Today, we are welcoming Christopher Buehlman, one of my favorite, must read authors. His latest books, The Suicide Motor Club, recently and if you haven’t checked it out yet, you really should (along with the rest of Buehlman’s books). If you need more convincing, see our review of The Suicide Motor Club.
Thanks so much for joining us today!!
So, I’m going to start off asking about ants. Yep. Ants. Readers are probably scratching their heads, but we’ll clue them in. I hate to admit it, but when I read your book, I had no idea there were ants that smelled, much less what they smelled like. I know. I had complete and utter olfactory ignorance when it came to ants but my good friend Google helped me out a bit. So, to help clear this up for any other potential readers that share my olfactory ignorance, What DO ants smell like?
As any boy (or tomboy) in North America will tell you, common black ants have a pungent, acrid scent when fucked with. This has to do with the chemicals they produce to warn others they’re under attack, and to kill microbes. That smell is strong, memorable and a little creepy. Vampires in my world don’t smell exactly like that, but it’s the closest analog. It’s the kind of thing you’ll remember.
One thing I have noticed about your work is how different the settings can be and I am so impressed with how well each is done. Did you find research for any book and setting in particular more interesting or fun? What are some of the most interesting tidbits you picked up while researching for your books?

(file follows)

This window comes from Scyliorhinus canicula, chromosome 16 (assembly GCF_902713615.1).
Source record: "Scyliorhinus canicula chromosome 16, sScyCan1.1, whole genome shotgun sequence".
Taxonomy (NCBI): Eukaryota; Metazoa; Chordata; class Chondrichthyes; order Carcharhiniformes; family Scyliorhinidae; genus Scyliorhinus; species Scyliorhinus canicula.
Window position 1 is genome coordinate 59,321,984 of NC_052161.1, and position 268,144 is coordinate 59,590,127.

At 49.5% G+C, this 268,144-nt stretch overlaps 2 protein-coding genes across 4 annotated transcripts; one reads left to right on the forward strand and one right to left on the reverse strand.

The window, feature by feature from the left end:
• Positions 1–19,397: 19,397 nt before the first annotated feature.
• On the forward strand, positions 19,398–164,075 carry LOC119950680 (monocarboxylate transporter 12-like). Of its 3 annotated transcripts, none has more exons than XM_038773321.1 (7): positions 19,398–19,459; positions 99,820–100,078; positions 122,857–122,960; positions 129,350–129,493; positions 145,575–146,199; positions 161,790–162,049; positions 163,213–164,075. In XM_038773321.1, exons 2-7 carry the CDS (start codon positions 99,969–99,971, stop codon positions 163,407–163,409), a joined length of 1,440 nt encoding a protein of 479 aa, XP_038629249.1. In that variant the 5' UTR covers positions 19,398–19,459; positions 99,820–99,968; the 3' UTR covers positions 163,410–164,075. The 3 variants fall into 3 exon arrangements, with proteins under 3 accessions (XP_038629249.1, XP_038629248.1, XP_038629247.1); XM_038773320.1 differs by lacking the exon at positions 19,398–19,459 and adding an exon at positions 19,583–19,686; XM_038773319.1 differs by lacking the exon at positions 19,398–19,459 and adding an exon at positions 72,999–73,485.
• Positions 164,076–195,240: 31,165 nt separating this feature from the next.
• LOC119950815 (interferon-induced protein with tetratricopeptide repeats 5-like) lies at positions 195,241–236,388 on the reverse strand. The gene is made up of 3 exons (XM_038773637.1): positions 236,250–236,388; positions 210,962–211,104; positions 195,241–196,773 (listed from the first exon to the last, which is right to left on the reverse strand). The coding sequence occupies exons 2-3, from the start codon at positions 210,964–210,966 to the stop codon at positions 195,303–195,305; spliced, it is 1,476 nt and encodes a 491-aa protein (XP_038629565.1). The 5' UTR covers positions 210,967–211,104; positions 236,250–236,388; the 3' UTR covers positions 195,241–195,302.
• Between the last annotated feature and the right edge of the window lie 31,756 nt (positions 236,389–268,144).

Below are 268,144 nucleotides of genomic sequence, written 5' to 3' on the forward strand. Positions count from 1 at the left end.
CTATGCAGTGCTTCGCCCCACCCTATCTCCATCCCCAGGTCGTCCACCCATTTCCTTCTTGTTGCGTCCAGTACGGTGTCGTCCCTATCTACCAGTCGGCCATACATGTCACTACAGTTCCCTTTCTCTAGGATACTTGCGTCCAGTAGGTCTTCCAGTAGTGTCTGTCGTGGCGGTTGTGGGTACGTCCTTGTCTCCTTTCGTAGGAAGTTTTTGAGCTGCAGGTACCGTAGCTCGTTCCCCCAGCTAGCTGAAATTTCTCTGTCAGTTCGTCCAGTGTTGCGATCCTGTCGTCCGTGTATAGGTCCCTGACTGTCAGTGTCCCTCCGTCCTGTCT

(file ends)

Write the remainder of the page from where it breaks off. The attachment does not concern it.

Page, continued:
I laid out all the books I used for reference while writing medieval horror novel Between Two Fires, and they covered my large dining room table and one bench. I challenged myself to take readers to 14th century France in a believable way and to show them not just physical details, like rusty chain mail, livestock sleeping in people’s homes, and the stink of muddy streets, but to make them feel things, too. I wanted them to feel the abject terror of negotiating the narrow alleys of Paris in the late summer of 1348, when the plague was killing 500 people a day. I wanted them to get that sin was dangerous to people because hell was real to them, that the sacraments of the church seemed as seemed as necessary as food. It was an immersive process. I actually had to stop work for several weeks in late 2011 because my characters had arrived in Paris and I realized I simply didn’t understand the layout of the city at that time well enough to continue. I speak and read French decently, which was lucky, because the only book that really helped was a thick, beautifully illustrated French-language Atlas of Medieval Paris. Perfect! One of the hardest things, curiously enough, was working out what bridges were up at the time because they fell and got replaced so often. I’d say the most surprising thing I learned was that medieval folk didn’t use bottles as much as we do today. The romans made loads of them, but, in most places, the art of making glass in 1348 wasn’t what it was since before the dark ages. This was a factor in the narrative of Père Matthieu, a dear but flawed priest who enjoyed wine a bit much. No bottles of wine back then–that didn’t come into vogue for three more centuries–just barrels and flagons and goblets. Cool, huh?